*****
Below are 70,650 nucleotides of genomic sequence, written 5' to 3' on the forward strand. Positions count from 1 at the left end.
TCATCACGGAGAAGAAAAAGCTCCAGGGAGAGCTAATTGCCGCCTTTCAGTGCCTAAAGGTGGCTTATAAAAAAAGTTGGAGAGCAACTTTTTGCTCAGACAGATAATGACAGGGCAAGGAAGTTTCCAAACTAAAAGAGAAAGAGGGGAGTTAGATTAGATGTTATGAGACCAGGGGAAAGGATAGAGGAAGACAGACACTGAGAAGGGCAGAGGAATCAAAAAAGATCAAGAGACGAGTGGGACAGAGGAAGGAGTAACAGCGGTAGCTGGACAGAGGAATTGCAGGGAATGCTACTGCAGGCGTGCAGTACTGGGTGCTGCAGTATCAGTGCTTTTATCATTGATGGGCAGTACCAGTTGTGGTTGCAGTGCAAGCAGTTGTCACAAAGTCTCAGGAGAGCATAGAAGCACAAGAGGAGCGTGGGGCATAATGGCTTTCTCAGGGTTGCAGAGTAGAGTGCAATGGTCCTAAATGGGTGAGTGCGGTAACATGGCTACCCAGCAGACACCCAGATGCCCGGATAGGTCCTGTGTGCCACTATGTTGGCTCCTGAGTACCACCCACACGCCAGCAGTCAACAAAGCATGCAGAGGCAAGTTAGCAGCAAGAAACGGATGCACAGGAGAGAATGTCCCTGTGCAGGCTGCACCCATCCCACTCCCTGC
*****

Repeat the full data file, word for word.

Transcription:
Below are 70,650 nucleotides of genomic sequence, written 5' to 3' on the forward strand. Positions count from 1 at the left end.
TCATCACGGAGAAGAAAAAGCTCCAGGGAGAGCTAATTGCCGCCTTTCAGTGCCTAAAGGTGGCTTATAAAAAAAGTTGGAGAGCAACTTTTTGCTCAGACAGATAATGACAGGGCAAGGAAGTTTCCAAACTAAAAGAGAAAGAGGGGAGTTAGATTAGATGTTATGAGACCAGGGGAAAGGATAGAGGAAGACAGACACTGAGAAGGGCAGAGGAATCAAAAAAGATCAAGAGACGAGTGGGACAGAGGAAGGAGTAACAGCGGTAGCTGGACAGAGGAATTGCAGGGAATGCTACTGCAGGCGTGCAGTACTGGGTGCTGCAGTATCAGTGCTTTTATCATTGATGGGCAGTACCAGTTGTGGTTGCAGTGCAAGCAGTTGTCACAAAGTCTCAGGAGAGCATAGAAGCACAAGAGGAGCGTGGGGCATAATGGCTTTCTCAGGGTTGCAGAGTAGAGTGCAATGGTCCTAAATGGGTGAGTGCGGTAACATGGCTACCCAGCAGACACCCAGATGCCCGGATAGGTCCTGTGTGCCACTATGTTGGCTCCTGAGTACCACCCACACGCCAGCAGTCAACAAAGCATGCAGAGGCAAGTTAGCAGCAAGAAACGGATGCACAGGAGAGAATGTCCCTGTGCAGGCTGCACCCATCCCACTCCCTGC